“There is no doubt that the illegal extradition of Viktor Bout is a result of unprecedented political pressure put by the United States on the Thai government and courts,” the Russian Foreign Ministry said. “The situation cannot be described other than interference in justice. It calls into question independence of Thai courts and decisions made by Thai authorities. We very much regret that Thai authorities succumbed to the external political pressure and agreed to the illegal extradition of Bout,” the ministry said.

“Despite two judgments of the Thai court, which said that Bout’s culpability was not proven, the citizen of Russia spent over two years in a Thai prison and was eventually transferred to the U.S. police,” the ministry said. “According to the Thai media, that was done with the approval of the Thai government. From the point of view of the law, the action has no rational reason or excuse.”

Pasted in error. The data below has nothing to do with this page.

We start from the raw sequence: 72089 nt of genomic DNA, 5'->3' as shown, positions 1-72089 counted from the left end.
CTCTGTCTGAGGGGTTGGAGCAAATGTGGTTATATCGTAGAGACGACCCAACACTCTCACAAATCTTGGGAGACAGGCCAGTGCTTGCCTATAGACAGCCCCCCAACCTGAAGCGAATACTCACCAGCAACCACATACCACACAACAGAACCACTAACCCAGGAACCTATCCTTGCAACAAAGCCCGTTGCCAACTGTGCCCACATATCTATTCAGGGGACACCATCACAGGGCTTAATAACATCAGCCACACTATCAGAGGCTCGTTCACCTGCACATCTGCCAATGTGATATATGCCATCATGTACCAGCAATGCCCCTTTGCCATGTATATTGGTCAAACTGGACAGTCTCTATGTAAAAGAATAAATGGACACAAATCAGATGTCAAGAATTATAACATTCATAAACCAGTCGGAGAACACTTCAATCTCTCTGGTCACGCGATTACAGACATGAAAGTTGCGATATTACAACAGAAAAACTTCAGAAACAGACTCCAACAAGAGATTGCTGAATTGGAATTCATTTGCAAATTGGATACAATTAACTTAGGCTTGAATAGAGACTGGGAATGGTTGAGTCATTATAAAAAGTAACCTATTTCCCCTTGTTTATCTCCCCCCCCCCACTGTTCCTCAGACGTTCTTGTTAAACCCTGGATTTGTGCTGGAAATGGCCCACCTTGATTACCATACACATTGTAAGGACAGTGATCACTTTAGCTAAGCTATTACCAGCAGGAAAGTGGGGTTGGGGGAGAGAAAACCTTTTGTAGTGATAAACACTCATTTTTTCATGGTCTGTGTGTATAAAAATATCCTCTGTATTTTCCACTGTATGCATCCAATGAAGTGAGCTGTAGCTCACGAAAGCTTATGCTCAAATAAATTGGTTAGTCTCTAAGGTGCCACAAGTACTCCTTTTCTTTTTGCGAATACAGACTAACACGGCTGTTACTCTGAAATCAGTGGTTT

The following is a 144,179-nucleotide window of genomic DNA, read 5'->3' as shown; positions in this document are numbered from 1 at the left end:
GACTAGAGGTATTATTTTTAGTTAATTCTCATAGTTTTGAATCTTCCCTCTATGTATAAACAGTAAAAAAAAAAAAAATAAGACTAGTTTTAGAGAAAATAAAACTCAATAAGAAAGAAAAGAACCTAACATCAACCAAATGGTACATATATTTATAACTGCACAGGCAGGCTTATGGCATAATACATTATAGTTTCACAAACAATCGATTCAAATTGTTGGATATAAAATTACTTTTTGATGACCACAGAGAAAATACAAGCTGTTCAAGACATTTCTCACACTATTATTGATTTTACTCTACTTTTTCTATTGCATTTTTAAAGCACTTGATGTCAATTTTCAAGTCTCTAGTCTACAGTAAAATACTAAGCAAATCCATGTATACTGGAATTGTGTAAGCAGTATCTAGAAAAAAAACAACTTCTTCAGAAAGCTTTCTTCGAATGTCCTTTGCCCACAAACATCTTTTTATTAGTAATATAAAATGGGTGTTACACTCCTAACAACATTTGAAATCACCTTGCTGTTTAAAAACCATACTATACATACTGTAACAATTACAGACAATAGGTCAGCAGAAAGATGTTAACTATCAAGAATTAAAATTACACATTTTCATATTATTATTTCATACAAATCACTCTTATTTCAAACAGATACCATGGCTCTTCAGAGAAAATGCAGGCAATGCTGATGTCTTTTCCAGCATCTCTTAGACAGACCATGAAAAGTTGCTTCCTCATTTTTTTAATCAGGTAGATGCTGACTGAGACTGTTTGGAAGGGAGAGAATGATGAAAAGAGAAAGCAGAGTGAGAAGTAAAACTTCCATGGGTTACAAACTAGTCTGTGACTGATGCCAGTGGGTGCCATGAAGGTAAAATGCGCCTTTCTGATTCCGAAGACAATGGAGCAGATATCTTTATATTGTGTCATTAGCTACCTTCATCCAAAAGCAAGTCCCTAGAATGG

Russian Foreign Minister Sergei Lavrov made a harsh comment on the Bout situation. He described the extradition as ‘an example of flagrant injustice’ and stressed that he viewed the situation as a result of ‘unprecedented political pressure on Thai courts and government.’

The trial is supposed to last for about a month. If found guilty, the 44-year-old businessman may be sentenced from 25 years to life in prison. His wife Alla and daughter Yelizaveta will attend the trial.